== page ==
#12 Suzanne F

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Posted 14 October 2007 - 01:04 AM

Gonna have to try that! Thanks!!

I don't actually know what a handbasket is -- but whatever they are, singer-songwriters are in the first ones going to hell. -- Sneakeater, 29 March 2018 - 12:06 AM

 

notorious stickler -- NY Times
deeply annoying and nitpicking -- Molly O'Neill, One Big Table


#13 helena

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Posted 14 October 2007 - 01:19 AM

Janet Mendel's excellent Cooking from the Heart of Spain (imho way more interesting that her previous spanish cookbook that is more traditional) has a recipe for a cheezy (manchego cheezy of course) artichoke gratin cooked in cazuela, and gives a pretty vague sketch for a cardoon variation - "they need to be peeled, then cooked slowly until very tender".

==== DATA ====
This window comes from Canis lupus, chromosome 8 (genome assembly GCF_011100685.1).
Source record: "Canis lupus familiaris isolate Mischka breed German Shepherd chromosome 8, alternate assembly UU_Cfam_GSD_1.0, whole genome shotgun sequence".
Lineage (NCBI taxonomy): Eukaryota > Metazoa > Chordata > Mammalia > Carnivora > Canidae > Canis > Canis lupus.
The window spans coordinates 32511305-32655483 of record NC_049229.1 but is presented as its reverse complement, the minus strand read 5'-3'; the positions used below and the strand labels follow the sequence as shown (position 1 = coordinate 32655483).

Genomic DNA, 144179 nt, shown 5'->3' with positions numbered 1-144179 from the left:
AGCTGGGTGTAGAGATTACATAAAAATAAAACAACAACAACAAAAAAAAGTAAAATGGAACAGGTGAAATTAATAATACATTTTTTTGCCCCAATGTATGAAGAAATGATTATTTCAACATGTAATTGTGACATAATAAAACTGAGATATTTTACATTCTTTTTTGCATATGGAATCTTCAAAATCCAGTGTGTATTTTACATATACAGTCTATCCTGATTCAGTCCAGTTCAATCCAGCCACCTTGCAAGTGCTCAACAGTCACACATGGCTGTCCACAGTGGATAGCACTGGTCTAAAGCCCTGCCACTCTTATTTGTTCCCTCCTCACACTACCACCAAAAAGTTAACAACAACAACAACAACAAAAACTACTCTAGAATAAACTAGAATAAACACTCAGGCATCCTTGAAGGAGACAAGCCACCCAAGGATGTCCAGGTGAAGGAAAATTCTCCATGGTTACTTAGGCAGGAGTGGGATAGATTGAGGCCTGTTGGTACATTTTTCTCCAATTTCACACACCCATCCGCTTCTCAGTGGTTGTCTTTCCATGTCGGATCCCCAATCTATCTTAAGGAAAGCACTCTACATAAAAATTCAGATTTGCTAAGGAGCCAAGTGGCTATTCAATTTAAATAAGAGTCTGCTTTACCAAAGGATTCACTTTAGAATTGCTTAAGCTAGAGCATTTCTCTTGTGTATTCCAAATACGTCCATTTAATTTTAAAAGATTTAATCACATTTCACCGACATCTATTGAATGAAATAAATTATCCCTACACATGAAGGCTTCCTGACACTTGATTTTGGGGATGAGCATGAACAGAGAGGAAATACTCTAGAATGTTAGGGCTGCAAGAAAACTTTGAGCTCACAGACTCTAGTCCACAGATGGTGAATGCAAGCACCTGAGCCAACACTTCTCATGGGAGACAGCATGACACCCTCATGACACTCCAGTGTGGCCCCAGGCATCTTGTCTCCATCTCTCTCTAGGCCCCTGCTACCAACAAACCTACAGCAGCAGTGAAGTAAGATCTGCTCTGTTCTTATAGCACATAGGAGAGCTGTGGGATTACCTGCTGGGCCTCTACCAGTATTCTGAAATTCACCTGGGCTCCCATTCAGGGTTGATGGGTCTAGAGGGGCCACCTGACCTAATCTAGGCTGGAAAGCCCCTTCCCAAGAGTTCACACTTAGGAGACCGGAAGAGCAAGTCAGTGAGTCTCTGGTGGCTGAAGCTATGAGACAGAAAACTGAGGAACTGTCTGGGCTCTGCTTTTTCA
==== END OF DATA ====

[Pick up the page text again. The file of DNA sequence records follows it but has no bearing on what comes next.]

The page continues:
Well, i'm trying this asap.

"farangs are full of surprises. It's the erudition that impresses her, not the quality of the evidence." Bangkok 8

#14 Elissa

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Posted 15 October 2007 - 10:41 PM

Love Wolfert's coddled leek recipe - is that the one you mean helena?

I had cardoons once (and most deliciously) with a Bagna Cauda at Otto.
i find it wildly amusing because i'm mildly drunk. -helena

#15 Behemoth

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Posted 15 October 2007 - 11:26 PM

Cardoons are stewed in olive oil in Lebanon, IIRC most people hire someone to peel them. I don't have a recipe but it is probably similar to what they do with green beans.